Taking this off in a different direction.
The selection pressure driving these things into existence is HIGHLY convergent all around the world, with about four mutations appearing again and again and again. This is adaptation to the human host, not really evolution for immune evasion, especially considering that only like 30% of most populations at most has been infected.
You would expect immune evasion selection to be wildly divergent rather than convergent. What is mostly happening is an interaction between the fact that regions of spike protein that are on the surface of the spike and are involved in host interactions are evolving to do do well in a new host, and the fact that these functional regions of host interaction are under many selective pressures and more likely to be ‘sticky’ and places where functionally important antibodies tend to bind. Slight immune evasion is a side effect, not what drove them into existence in the first place, for the most part.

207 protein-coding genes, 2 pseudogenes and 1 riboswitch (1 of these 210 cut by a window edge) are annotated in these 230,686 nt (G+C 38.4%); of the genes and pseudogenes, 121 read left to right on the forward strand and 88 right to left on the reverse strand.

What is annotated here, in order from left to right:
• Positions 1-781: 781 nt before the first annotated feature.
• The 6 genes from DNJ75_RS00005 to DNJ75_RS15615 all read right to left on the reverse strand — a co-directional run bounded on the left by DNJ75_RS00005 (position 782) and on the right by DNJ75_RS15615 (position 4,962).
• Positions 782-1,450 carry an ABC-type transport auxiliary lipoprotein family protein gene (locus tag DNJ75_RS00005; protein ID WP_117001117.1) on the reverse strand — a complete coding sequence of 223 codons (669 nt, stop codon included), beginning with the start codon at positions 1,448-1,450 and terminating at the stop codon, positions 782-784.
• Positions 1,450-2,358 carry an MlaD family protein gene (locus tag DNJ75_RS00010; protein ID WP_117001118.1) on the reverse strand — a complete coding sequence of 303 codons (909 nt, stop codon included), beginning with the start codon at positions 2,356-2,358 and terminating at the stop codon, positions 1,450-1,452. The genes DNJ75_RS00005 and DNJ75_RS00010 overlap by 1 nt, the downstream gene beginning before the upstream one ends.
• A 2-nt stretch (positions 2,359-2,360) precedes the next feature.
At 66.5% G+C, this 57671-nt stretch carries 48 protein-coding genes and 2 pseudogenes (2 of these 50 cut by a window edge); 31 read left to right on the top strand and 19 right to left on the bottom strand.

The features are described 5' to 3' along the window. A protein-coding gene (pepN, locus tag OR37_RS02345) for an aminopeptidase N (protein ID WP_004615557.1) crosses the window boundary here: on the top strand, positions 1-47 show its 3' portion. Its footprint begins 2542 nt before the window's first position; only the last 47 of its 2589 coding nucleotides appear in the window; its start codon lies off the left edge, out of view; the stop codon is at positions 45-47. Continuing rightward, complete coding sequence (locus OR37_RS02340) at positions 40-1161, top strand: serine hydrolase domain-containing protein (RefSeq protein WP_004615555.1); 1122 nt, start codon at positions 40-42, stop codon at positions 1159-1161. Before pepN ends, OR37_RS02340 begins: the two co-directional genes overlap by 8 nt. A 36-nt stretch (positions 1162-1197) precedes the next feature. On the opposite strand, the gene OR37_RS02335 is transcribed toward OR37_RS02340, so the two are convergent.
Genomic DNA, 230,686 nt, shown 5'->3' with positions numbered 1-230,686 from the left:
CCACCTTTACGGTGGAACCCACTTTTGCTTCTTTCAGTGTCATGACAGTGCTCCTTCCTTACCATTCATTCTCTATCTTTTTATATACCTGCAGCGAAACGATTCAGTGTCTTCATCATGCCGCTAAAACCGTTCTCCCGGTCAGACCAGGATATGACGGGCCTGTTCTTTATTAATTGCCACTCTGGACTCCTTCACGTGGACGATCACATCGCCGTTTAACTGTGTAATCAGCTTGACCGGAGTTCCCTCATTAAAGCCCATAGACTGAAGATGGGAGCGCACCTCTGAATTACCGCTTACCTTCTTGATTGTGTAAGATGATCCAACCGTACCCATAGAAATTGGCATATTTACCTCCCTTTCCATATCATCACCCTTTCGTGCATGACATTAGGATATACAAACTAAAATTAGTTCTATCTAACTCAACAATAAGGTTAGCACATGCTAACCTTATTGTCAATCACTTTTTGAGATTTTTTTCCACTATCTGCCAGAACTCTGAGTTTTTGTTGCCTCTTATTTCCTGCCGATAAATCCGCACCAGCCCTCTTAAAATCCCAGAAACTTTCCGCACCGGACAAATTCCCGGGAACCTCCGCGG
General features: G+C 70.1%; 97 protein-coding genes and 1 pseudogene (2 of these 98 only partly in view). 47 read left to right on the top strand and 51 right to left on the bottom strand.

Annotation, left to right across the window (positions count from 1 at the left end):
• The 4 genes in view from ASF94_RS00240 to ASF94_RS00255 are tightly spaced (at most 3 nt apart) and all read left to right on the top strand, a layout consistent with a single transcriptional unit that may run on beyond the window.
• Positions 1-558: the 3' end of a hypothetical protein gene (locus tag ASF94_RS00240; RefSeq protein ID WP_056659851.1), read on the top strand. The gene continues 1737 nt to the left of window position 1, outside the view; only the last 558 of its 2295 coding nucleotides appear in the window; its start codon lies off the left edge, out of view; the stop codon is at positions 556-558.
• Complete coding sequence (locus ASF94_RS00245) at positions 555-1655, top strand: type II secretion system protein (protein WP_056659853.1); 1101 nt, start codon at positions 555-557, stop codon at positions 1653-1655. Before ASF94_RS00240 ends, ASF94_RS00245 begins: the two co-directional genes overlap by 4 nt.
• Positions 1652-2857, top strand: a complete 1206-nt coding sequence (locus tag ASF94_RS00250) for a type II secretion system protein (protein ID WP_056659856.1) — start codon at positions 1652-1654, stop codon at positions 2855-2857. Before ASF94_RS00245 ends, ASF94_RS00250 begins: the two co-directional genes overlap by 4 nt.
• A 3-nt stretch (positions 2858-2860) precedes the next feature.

So could I summarize this as follows? The MPG asserts in the linked article that the rapid evolution might arise from pre-existing immunity in a population because of some “increasing [...] selection pressure”. On the other hand, you argue since that the new variants did not just change superficially to evade being recognized but seemed to have adapted to the human host, and this is not what one would expect if the main driving force would be immune evasion.Thanks for you response—if you have any thoughts to this proposal for a summary, I’d be very interested.